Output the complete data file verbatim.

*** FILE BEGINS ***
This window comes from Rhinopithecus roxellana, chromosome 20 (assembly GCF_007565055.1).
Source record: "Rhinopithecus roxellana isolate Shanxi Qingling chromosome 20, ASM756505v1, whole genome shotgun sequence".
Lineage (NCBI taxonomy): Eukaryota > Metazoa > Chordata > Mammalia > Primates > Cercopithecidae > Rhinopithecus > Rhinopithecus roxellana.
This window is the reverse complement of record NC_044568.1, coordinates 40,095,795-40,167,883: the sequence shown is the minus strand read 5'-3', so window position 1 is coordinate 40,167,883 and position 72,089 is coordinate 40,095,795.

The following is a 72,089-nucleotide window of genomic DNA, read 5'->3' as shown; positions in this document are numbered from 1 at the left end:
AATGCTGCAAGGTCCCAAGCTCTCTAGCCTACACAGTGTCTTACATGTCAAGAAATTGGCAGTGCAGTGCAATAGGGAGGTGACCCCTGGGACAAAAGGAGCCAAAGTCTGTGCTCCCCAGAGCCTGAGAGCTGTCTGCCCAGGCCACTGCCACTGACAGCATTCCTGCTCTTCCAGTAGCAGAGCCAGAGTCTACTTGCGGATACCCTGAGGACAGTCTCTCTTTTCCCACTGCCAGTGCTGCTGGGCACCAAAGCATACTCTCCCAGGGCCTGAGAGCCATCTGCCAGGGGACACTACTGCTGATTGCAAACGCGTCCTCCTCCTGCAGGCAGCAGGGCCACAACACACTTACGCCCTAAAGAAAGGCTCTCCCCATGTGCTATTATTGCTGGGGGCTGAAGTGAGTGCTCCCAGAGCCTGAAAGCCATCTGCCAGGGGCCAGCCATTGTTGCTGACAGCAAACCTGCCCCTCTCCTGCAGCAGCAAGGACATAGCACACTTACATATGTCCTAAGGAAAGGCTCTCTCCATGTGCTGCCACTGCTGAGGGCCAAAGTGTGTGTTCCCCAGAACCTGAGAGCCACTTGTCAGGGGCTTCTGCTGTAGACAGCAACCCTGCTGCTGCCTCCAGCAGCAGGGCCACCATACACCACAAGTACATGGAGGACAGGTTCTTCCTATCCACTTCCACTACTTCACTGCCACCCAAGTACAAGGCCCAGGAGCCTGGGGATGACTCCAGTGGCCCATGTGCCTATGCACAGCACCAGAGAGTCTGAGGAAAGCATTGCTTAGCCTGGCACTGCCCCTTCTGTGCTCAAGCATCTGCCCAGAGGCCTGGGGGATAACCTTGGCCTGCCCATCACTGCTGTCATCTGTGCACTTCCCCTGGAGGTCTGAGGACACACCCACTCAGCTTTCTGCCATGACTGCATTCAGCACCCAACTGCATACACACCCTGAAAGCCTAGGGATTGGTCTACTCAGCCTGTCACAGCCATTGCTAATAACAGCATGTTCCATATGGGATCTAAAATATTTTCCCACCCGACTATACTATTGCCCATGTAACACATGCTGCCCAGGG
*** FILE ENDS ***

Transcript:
This window comes from Rhinopithecus roxellana, chromosome 20 (assembly GCF_007565055.1).
Source record: "Rhinopithecus roxellana isolate Shanxi Qingling chromosome 20, ASM756505v1, whole genome shotgun sequence".
Lineage (NCBI taxonomy): Eukaryota > Metazoa > Chordata > Mammalia > Primates > Cercopithecidae > Rhinopithecus > Rhinopithecus roxellana.
This window is the reverse complement of record NC_044568.1, coordinates 40,095,795-40,167,883: the sequence shown is the minus strand read 5'-3', so window position 1 is coordinate 40,167,883 and position 72,089 is coordinate 40,095,795.

The following is a 72,089-nucleotide window of genomic DNA, read 5'->3' as shown; positions in this document are numbered from 1 at the left end:
AATGCTGCAAGGTCCCAAGCTCTCTAGCCTACACAGTGTCTTACATGTCAAGAAATTGGCAGTGCAGTGCAATAGGGAGGTGACCCCTGGGACAAAAGGAGCCAAAGTCTGTGCTCCCCAGAGCCTGAGAGCTGTCTGCCCAGGCCACTGCCACTGACAGCATTCCTGCTCTTCCAGTAGCAGAGCCAGAGTCTACTTGCGGATACCCTGAGGACAGTCTCTCTTTTCCCACTGCCAGTGCTGCTGGGCACCAAAGCATACTCTCCCAGGGCCTGAGAGCCATCTGCCAGGGGACACTACTGCTGATTGCAAACGCGTCCTCCTCCTGCAGGCAGCAGGGCCACAACACACTTACGCCCTAAAGAAAGGCTCTCCCCATGTGCTATTATTGCTGGGGGCTGAAGTGAGTGCTCCCAGAGCCTGAAAGCCATCTGCCAGGGGCCAGCCATTGTTGCTGACAGCAAACCTGCCCCTCTCCTGCAGCAGCAAGGACATAGCACACTTACATATGTCCTAAGGAAAGGCTCTCTCCATGTGCTGCCACTGCTGAGGGCCAAAGTGTGTGTTCCCCAGAACCTGAGAGCCACTTGTCAGGGGCTTCTGCTGTAGACAGCAACCCTGCTGCTGCCTCCAGCAGCAGGGCCACCATACACCACAAGTACATGGAGGACAGGTTCTTCCTATCCACTTCCACTACTTCACTGCCACCCAAGTACAAGGCCCAGGAGCCTGGGGATGACTCCAGTGGCCCATGTGCCTATGCACAGCACCAGAGAGTCTGAGGAAAGCATTGCTTAGCCTGGCACTGCCCCTTCTGTGCTCAAGCATCTGCCCAGAGGCCTGGGGGATAACCTTGGCCTGCCCATCACTGCTGTCATCTGTGCACTTCCCCTGGAGGTCTGAGGACACACCCACTCAGCTTTCTGCCATGACTGCATTCAGCACCCAACTGCATACACACCCTGAAAGCCTAGGGATTGGTCTACTCAGCCTGTCACAGCCATTGCTAATAACAGCATGTTCCATATGGGATCTAAAATATTTTCCCACCCGACTATACTATTGCCCATGTAACACATGCTGCCCAGGG